Wednesday, February 22, 2012
First Time Buyers
First time buyers are not sure what to do. They may start to search for "real estate" in general and quickly learn that it opens to broad of a field. But in doing this they may come across popular sites like Realtor.com Homes.com and some of the other big dogs like Trulia, Yahoo and Zillow. From there they can check into homes and find an agent but most likely they are going to find the listing agent, not a buyers agent and we all know how that can go down.
Sometimes you will get the lone buyer that will search for "First time buyer in .... whatever town" but that's pretty rare. Many buyers may search a phrase they have heard from the media such as buyers incentives or cash back at closing. The biggest was the tax credit first time home buyers got a couple years ago, but that time is passed and you need to keep up with the changing lingo.
Most first time buyers will search for homes since they are typically looking for exactly that; a home. Not a house, or property or investment means, but a home. Somewhere they can call their own and start a family. If you are in a large city try suburbs or communities around the area and use titles and phrases such as Battle Ground homes or Riverfront homes in Vancouver. You can add the state abbreviation if there are other cities of similar names that may be bigger.
Second Time buyers or beyond
Those that have bought and sold before typically know a little more of the playing field and may be searching for an actual agent rather then homes. They know that a buyers agent will work for free for them and to let them do all the work and show them the houses. But this is also a mixed bag because those that are selling and buying at the same time may want an agent or Realtor that really knows both. They may want to look for homes on their own and use the basic terms such as Fairbanks real estate or Enterprise AL real estate agent. These buyers will want experience and knowledge of not only their current area but the one they are moving to.
Real Estate Investors
Real estate investors are those that know what they want and how they want it. They are either looking at simple homes to rent out or multi-plexes to invest in. These buyers are probably looking for an investment Realtor or foreclosures homes in which cases you can use terms like "Auction" "Foreclosure" "REO" " HUD Homes" and "Short Sales". You may want to create a page on your site such as this: "Santa Fe short sales"
Buyers look for different things at different times. The trick is knowing when to post, how to post and what to write about. Write for your audience, optimize to be found and capture that lead.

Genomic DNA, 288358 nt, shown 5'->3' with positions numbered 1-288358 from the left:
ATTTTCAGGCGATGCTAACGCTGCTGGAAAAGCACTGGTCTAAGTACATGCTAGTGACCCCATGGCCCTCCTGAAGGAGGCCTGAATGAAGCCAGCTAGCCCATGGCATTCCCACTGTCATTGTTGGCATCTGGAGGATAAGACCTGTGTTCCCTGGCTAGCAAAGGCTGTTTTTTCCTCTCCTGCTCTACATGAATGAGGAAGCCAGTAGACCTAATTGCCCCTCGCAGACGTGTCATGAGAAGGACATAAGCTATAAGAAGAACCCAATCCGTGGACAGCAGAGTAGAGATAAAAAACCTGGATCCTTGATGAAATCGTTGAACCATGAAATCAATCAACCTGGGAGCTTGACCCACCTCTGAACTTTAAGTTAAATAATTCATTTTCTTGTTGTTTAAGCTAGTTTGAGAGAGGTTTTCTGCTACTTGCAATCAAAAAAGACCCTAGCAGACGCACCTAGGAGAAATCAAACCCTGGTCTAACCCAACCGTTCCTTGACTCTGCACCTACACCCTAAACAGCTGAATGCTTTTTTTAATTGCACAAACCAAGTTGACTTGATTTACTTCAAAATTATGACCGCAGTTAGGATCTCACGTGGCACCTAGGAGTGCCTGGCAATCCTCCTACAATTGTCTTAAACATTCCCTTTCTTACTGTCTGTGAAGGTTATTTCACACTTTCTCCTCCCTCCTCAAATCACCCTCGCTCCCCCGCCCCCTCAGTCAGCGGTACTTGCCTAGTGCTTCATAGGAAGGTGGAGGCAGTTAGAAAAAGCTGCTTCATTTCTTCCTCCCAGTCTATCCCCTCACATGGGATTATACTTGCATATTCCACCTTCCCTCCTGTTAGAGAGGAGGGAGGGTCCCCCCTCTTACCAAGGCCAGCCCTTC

Friday, February 10, 2012
Finding the right keywords and phrases for your page titlesGoogle changes all the time and we change with it. We change how we search and what we search for. In the beginning real estate was the biggest search phrase. People would use it no matter where they were in the world. And you could use it because there were very few sites online so "real estate" was a fine term. But in the 90s when individual brokerages were getting their own sites and SEO became the big thing, you had to add your city to that phrase so people were now searching for the city plus the term real estate such as "Abilene real estate".
Then about 5 years ago the term "homes" became the catch phrase. The media was all over the term talking about homes in foreclosure, homes in distress, short sale homes, etc.. The term real estate was not on the radar except for the phrase, "real estate agent or broker". Homes was the key so agencies started updating their meta data to include "homes" in the keywords and then adding the city later such as "Yakima Homes" etc...
Other key phrases could include "homes for sale" or even "House for sale" with the addition of the city in front or behind the term. This quickly took off and many agents, brokers and companies were scrambling to be first for these phrases.
Then just a couple years ago, the term "long-tail search" was coined meaning a longer title or question that someone would search for. This led to individual blog posts about a specific neighborhood or community. It worked perfectly for larger areas that have dozens of smaller neighborhoods and districts such as Whidbey Island real estate - smaller communities were used like Clinton homes, Langley houses, and Oak Harbor condos for sale... etc... These individual pages create much more content per quantity on the site itself and they were being found for that specific title rather than trying to get the homepage to show up for every keyword in an area.
Titles also became more specific to an area and a type of home such as "foreclosure properties in Enterprise Alabama" or "short sales in Sierra Vista Arizona". While the brokerage may handle all types of real estate listings in the entire county these titles were proving to capture the more solid lead. If someone typed these phrases in the search engines, they were pretty specific in what they wanted making the author of that page the one that gets the lead.
Recently, the terms are changing again and the role of SEO professionals for real estate marketing have the challenge of jumping on these changes before the rest of the planet does. A new term that's sweeping the area with very little competition is "where to live in...." Fill in the ... with the city, state or county the brokerage is in. If its a large city in a smaller state consider using the entire state as the main focus, such as "Where to live in Tennessee" even though you only focus on the Clarksville TN real estate market.
These changes are something that must be on the radar for anyone that wants to get a jump on their competition. The one who catches the search term first is typically the one that gets the lead. Learn to change and evolve to find the best keywords and phrases for your titles. Google is watching closely.